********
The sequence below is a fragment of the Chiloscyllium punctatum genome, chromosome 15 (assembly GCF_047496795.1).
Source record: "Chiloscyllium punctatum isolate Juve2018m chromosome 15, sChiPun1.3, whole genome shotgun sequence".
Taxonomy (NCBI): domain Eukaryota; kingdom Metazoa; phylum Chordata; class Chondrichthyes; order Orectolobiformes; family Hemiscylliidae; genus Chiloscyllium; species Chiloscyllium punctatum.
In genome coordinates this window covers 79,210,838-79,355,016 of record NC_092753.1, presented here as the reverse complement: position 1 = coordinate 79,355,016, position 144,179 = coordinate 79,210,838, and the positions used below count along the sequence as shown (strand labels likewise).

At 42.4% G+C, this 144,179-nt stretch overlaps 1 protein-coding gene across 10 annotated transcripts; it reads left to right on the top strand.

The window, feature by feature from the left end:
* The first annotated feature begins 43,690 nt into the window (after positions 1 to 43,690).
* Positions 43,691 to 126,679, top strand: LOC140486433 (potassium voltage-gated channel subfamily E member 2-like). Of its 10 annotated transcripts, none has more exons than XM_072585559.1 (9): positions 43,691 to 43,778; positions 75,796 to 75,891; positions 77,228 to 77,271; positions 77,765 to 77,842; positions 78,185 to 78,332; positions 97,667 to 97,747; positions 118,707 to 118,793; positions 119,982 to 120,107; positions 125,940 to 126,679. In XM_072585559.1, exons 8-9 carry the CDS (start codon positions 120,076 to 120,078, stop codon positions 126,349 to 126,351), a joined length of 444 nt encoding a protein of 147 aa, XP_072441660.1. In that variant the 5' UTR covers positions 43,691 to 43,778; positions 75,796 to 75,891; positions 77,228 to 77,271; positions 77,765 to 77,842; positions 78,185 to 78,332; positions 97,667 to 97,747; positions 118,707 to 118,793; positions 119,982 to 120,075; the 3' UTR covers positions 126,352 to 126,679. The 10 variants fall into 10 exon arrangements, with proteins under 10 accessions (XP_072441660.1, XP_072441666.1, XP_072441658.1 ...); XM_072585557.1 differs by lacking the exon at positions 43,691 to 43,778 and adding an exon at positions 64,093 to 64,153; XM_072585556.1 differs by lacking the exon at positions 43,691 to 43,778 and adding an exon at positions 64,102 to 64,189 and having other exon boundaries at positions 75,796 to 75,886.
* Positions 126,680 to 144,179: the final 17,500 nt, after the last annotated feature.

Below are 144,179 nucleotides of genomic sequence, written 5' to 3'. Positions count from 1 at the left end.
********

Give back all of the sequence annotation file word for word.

The sequence below is a fragment of the Chiloscyllium punctatum genome, chromosome 15 (assembly GCF_047496795.1).
Source record: "Chiloscyllium punctatum isolate Juve2018m chromosome 15, sChiPun1.3, whole genome shotgun sequence".
Taxonomy (NCBI): domain Eukaryota; kingdom Metazoa; phylum Chordata; class Chondrichthyes; order Orectolobiformes; family Hemiscylliidae; genus Chiloscyllium; species Chiloscyllium punctatum.
In genome coordinates this window covers 79,210,838-79,355,016 of record NC_092753.1, presented here as the reverse complement: position 1 = coordinate 79,355,016, position 144,179 = coordinate 79,210,838, and the positions used below count along the sequence as shown (strand labels likewise).

At 42.4% G+C, this 144,179-nt stretch overlaps 1 protein-coding gene across 10 annotated transcripts; it reads left to right on the top strand.

The window, feature by feature from the left end:
* The first annotated feature begins 43,690 nt into the window (after positions 1 to 43,690).
* Positions 43,691 to 126,679, top strand: LOC140486433 (potassium voltage-gated channel subfamily E member 2-like). Of its 10 annotated transcripts, none has more exons than XM_072585559.1 (9): positions 43,691 to 43,778; positions 75,796 to 75,891; positions 77,228 to 77,271; positions 77,765 to 77,842; positions 78,185 to 78,332; positions 97,667 to 97,747; positions 118,707 to 118,793; positions 119,982 to 120,107; positions 125,940 to 126,679. In XM_072585559.1, exons 8-9 carry the CDS (start codon positions 120,076 to 120,078, stop codon positions 126,349 to 126,351), a joined length of 444 nt encoding a protein of 147 aa, XP_072441660.1. In that variant the 5' UTR covers positions 43,691 to 43,778; positions 75,796 to 75,891; positions 77,228 to 77,271; positions 77,765 to 77,842; positions 78,185 to 78,332; positions 97,667 to 97,747; positions 118,707 to 118,793; positions 119,982 to 120,075; the 3' UTR covers positions 126,352 to 126,679. The 10 variants fall into 10 exon arrangements, with proteins under 10 accessions (XP_072441660.1, XP_072441666.1, XP_072441658.1 ...); XM_072585557.1 differs by lacking the exon at positions 43,691 to 43,778 and adding an exon at positions 64,093 to 64,153; XM_072585556.1 differs by lacking the exon at positions 43,691 to 43,778 and adding an exon at positions 64,102 to 64,189 and having other exon boundaries at positions 75,796 to 75,886.
* Positions 126,680 to 144,179: the final 17,500 nt, after the last annotated feature.

Below are 144,179 nucleotides of genomic sequence, written 5' to 3'. Positions count from 1 at the left end.